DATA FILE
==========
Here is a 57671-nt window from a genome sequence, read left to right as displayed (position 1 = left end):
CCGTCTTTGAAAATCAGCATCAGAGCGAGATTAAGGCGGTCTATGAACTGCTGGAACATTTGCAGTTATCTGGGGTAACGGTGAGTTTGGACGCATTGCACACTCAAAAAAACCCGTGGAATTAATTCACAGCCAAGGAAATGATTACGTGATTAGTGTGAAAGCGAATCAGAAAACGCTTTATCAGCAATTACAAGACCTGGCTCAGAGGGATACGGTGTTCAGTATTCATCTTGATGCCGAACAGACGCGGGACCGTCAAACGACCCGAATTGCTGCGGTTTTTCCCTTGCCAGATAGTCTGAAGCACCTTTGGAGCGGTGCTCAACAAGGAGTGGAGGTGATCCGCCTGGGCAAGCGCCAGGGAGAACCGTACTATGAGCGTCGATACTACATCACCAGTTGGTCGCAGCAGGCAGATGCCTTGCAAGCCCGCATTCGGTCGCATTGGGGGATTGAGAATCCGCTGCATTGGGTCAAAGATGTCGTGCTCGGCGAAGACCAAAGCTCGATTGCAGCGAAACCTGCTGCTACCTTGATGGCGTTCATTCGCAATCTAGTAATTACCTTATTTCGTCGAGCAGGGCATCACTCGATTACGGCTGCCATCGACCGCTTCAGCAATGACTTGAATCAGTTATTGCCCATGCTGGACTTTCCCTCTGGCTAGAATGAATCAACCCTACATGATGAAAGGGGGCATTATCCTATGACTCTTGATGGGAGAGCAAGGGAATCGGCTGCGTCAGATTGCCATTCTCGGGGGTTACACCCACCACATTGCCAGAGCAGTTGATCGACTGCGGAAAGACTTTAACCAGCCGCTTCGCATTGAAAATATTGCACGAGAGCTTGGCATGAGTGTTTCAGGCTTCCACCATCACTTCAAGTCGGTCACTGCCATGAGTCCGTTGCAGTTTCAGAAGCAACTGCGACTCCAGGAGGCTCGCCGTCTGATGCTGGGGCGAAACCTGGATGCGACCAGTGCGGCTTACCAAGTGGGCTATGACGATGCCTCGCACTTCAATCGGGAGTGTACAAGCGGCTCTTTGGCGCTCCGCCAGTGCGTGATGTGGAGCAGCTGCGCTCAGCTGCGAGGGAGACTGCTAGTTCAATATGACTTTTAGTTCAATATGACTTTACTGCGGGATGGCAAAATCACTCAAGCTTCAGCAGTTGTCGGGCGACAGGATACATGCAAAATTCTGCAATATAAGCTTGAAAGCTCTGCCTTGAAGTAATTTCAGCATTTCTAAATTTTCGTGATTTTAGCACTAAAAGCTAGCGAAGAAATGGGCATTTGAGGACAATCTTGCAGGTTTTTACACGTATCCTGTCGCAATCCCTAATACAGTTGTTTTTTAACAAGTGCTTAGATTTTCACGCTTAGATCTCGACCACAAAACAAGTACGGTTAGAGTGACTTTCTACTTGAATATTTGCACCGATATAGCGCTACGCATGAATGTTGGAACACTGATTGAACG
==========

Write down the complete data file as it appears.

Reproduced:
Here is a 57671-nt window from a genome sequence, read left to right as displayed (position 1 = left end):
CCGTCTTTGAAAATCAGCATCAGAGCGAGATTAAGGCGGTCTATGAACTGCTGGAACATTTGCAGTTATCTGGGGTAACGGTGAGTTTGGACGCATTGCACACTCAAAAAAACCCGTGGAATTAATTCACAGCCAAGGAAATGATTACGTGATTAGTGTGAAAGCGAATCAGAAAACGCTTTATCAGCAATTACAAGACCTGGCTCAGAGGGATACGGTGTTCAGTATTCATCTTGATGCCGAACAGACGCGGGACCGTCAAACGACCCGAATTGCTGCGGTTTTTCCCTTGCCAGATAGTCTGAAGCACCTTTGGAGCGGTGCTCAACAAGGAGTGGAGGTGATCCGCCTGGGCAAGCGCCAGGGAGAACCGTACTATGAGCGTCGATACTACATCACCAGTTGGTCGCAGCAGGCAGATGCCTTGCAAGCCCGCATTCGGTCGCATTGGGGGATTGAGAATCCGCTGCATTGGGTCAAAGATGTCGTGCTCGGCGAAGACCAAAGCTCGATTGCAGCGAAACCTGCTGCTACCTTGATGGCGTTCATTCGCAATCTAGTAATTACCTTATTTCGTCGAGCAGGGCATCACTCGATTACGGCTGCCATCGACCGCTTCAGCAATGACTTGAATCAGTTATTGCCCATGCTGGACTTTCCCTCTGGCTAGAATGAATCAACCCTACATGATGAAAGGGGGCATTATCCTATGACTCTTGATGGGAGAGCAAGGGAATCGGCTGCGTCAGATTGCCATTCTCGGGGGTTACACCCACCACATTGCCAGAGCAGTTGATCGACTGCGGAAAGACTTTAACCAGCCGCTTCGCATTGAAAATATTGCACGAGAGCTTGGCATGAGTGTTTCAGGCTTCCACCATCACTTCAAGTCGGTCACTGCCATGAGTCCGTTGCAGTTTCAGAAGCAACTGCGACTCCAGGAGGCTCGCCGTCTGATGCTGGGGCGAAACCTGGATGCGACCAGTGCGGCTTACCAAGTGGGCTATGACGATGCCTCGCACTTCAATCGGGAGTGTACAAGCGGCTCTTTGGCGCTCCGCCAGTGCGTGATGTGGAGCAGCTGCGCTCAGCTGCGAGGGAGACTGCTAGTTCAATATGACTTTTAGTTCAATATGACTTTACTGCGGGATGGCAAAATCACTCAAGCTTCAGCAGTTGTCGGGCGACAGGATACATGCAAAATTCTGCAATATAAGCTTGAAAGCTCTGCCTTGAAGTAATTTCAGCATTTCTAAATTTTCGTGATTTTAGCACTAAAAGCTAGCGAAGAAATGGGCATTTGAGGACAATCTTGCAGGTTTTTACACGTATCCTGTCGCAATCCCTAATACAGTTGTTTTTTAACAAGTGCTTAGATTTTCACGCTTAGATCTCGACCACAAAACAAGTACGGTTAGAGTGACTTTCTACTTGAATATTTGCACCGATATAGCGCTACGCATGAATGTTGGAACACTGATTGAACG